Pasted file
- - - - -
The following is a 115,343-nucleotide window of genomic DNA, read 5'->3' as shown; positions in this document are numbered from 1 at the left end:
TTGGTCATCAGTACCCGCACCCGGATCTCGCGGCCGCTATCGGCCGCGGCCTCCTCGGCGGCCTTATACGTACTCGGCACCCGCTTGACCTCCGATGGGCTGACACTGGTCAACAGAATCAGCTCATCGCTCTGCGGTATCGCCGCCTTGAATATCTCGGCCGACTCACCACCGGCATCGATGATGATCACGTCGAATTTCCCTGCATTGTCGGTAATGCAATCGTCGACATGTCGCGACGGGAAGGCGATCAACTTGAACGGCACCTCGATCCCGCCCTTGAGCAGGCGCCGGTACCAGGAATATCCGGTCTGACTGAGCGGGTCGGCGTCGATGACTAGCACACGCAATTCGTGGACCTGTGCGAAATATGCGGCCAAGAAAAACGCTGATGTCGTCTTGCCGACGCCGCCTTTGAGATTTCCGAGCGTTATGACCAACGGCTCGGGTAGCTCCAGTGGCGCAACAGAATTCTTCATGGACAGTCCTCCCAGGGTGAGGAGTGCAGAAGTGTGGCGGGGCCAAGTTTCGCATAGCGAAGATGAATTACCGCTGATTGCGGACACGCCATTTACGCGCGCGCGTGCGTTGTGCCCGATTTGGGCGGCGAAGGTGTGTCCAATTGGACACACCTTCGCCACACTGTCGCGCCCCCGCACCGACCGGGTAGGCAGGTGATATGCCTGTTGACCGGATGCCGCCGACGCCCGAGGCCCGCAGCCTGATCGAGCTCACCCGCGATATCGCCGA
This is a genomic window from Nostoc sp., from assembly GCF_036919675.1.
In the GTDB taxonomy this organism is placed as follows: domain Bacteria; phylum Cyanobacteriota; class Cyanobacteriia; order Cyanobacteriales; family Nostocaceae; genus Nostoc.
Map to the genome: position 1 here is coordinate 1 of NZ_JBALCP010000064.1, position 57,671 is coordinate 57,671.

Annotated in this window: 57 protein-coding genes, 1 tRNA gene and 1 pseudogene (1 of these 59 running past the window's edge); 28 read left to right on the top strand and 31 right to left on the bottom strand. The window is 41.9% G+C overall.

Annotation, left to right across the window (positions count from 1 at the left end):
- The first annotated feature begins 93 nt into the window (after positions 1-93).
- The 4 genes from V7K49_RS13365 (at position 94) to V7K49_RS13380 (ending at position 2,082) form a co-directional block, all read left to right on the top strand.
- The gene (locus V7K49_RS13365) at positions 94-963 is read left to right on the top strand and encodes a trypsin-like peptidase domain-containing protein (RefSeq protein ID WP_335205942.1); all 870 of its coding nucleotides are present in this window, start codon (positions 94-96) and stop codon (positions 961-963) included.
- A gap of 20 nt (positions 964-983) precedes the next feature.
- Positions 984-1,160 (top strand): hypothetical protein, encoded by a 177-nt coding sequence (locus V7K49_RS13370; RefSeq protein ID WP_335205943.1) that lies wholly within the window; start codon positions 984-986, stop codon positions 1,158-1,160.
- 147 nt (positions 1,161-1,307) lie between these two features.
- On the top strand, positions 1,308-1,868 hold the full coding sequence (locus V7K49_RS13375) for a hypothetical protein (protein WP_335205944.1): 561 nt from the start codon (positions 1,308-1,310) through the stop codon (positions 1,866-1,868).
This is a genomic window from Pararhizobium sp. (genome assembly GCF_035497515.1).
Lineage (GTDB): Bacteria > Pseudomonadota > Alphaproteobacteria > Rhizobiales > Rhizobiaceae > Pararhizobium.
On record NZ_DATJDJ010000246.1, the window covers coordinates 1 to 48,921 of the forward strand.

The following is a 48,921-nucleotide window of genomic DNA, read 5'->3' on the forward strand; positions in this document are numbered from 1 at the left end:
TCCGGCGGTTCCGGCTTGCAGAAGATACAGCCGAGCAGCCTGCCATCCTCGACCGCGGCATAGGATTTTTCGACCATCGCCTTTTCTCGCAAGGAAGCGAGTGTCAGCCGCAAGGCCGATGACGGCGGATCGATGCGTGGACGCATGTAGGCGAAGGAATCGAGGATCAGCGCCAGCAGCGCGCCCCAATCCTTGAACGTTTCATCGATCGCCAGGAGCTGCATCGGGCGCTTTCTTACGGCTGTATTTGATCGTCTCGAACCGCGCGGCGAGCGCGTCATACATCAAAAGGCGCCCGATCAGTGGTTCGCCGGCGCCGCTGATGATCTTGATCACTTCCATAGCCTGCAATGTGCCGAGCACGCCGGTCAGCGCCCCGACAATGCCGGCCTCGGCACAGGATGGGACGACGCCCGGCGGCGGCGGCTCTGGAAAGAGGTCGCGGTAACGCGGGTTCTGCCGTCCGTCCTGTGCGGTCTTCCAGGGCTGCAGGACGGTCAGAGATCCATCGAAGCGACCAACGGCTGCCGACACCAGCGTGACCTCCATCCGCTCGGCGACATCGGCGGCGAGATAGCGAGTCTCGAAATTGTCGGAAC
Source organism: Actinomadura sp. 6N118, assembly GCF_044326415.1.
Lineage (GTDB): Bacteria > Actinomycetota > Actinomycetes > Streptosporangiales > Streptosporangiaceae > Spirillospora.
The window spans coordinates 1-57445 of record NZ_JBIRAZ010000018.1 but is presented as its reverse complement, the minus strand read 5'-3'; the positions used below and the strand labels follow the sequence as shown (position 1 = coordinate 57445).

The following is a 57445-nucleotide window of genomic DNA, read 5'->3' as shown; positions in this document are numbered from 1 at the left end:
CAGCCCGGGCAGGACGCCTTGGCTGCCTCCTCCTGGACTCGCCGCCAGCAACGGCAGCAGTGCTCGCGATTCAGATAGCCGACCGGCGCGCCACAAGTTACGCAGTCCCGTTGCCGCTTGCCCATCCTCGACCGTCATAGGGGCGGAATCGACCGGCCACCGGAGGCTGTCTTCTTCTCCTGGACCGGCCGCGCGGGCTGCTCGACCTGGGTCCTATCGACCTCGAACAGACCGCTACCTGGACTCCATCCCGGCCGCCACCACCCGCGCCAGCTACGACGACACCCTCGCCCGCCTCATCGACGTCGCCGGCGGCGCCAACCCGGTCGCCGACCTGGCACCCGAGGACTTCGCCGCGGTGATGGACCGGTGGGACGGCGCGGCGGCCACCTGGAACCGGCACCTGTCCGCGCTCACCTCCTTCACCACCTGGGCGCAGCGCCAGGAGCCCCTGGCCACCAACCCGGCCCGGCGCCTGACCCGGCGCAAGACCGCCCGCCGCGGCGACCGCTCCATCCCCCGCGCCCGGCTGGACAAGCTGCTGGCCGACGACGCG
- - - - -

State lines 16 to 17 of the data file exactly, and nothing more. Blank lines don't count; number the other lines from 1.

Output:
Lineage (GTDB): Bacteria > Pseudomonadota > Alphaproteobacteria > Rhizobiales > Rhizobiaceae > Pararhizobium.
On record NZ_DATJDJ010000246.1, the window covers coordinates 1 to 48,921 of the forward strand.